I've heard it said that making risotto is laborious and involves stirring and stirring.  I beg to differ!  Yes, I have to pay attention, but I am able to multi-task with other things nearby, as long as I pay attention.   We begin by coating a large saucepan generously with olive oil over medium heat. Next, we add the onions and salt and sweat them until translucent, about 5 minutes

Bring the pan to a medium-high heat. Add the rice and cook for 3 to 4 minutes, letting the rice slightly stick to the bottom of the pan and scraping it off. It should also sound crackly.

 Add the wine to the pan until it covers the surface of the rice. Season with salt and cook over a medium-high heat, stirring continuously until the wine has absorbed into the rice.
Add the saffron chicken stock to the pan until it covers the rice. Cook over a medium-high heat, stirring continuously until the stock has absorbed into the rice.

 Repeat this process two more times with the hot saffron chicken stock. When the third addition of the stock has absorbed and the rice is very creamy, bite a couple grains of rice to be sure it is cooked perfectly. If it is still a little crunchy, add a little more stock and cook the rice for another couple of minutes. When the rice is cooked perfectly, remove it from the heat.

Now, for the finishing touches-- 

Toss in the butter and Parmigiano-Reggiano and “whip the heck out of it.” The rice should be creamy but still flow and hold its own shape.

This is a beautiful Risotto recipe, and I got it from Food Network's Anne Burrell, who happens to be one of my favorite celebrity chefs.   I made this Risotto to be served with this:

Osso Bucco (Beef Shank Cut), which is traditional served with Risotto Milanese.   If I do say so myself, this dinner was one of my crowning glories.  My son still talks about it.  I will share that recipe, next.

Are you ready to make Risotto?  You won't be sorry. 

I always post a printable recipe card at the end of each recipe post. If you cannot view it, you might be using an older version of InternetExplorer. You should be able to view my recipe cards with Safari, Mozilla, Google Chrome and Internet Explorer.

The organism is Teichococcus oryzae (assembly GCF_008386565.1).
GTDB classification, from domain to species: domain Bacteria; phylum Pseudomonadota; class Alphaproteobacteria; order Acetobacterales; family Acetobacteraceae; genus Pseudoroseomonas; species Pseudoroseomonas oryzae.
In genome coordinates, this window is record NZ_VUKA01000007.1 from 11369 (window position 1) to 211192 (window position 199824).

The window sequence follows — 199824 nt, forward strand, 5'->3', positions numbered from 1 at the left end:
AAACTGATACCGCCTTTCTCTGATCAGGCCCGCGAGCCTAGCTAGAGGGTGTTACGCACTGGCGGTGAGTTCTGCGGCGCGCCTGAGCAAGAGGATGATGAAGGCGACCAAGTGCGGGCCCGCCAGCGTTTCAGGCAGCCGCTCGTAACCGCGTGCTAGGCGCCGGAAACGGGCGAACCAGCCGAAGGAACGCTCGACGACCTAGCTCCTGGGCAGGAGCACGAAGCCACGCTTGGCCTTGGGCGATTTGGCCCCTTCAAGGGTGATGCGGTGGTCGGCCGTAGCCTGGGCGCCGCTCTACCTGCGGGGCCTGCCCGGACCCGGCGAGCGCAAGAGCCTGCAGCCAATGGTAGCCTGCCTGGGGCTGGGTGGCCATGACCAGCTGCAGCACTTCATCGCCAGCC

If you still can't view the recipe card, all of my recipes are stored on Key Ingredient, by clicking here.

If you still can't figure out how to view the printable recipe card, please email me at and I am happy to help

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Monday, April 16, 2012

Cranberry White Chocolate Almond Cookies for the Secret Recipe Club

These cookies hit a homerun with my favorite flavor notes-- almond, white chocolate, cranberries. Yes!

...and then I realized, that as much as I love baking cookies, I haven't made any in a long time.  So another savory recipe will have to wait, while I switch over to baking something sweet.  My husband always appreciates having some cookies to toss in his lunch box, and my son is known to eat a few at a time.  So, when I spied the Cranberry White Chocolate Almond Cookies, and realized that I had all of the ingredients on hand, this was my SRC choice for the month.

Cranberries and white chocolate does sound like a winter Christmas cookie combination. But, I use dried cranberries year-round.  (I stock up on them to make my homemade Cranberry-Almond granola.)  I love white chocolate.  Combine that with any kind of almond flavor, and I'm sold. 

The batter is similar to a traditional chocolate chip cookie recipe, except that this one uses all brown sugar. 

I debated between using pecans vs. almonds, but decided to use some toasted almonds-- and I ramped up the almond flavor by adding some almond extract and some vanilla extract.

While the oven preheated to 350F, I chilled the dough; then scooped the cookie dough onto parchment paper.

Eleven minutes later, they were baked to golden.

This recipe made 3 1/2 dozen.  For my own sake, so that I don't become a cookie monster, they are boxed up and ready to go to my husband's office.  I'm sure they'll be appreciate by his co-workers.

TASTING NOTES:  Cranberry and white chocolate are a great pairing.  If you like a soft cookie, that has a perfect balance of butter flavor, brown sugar, tart cranberries and just the right amount of white chocolate-- this cookie is for you.  I'd make these again, but I have to admit-- I'm a much bigger fan of cookies that are crispy on the outside and chewy in the middle.  I'm not saying these aren't good cookies, because they are.  I'm just going to tweak the recipe a little bit, next time, with a combo of butter and shortening, to get that "crispy-chewy" combo that I love so much.   

A printable recipe card is at the end of this post.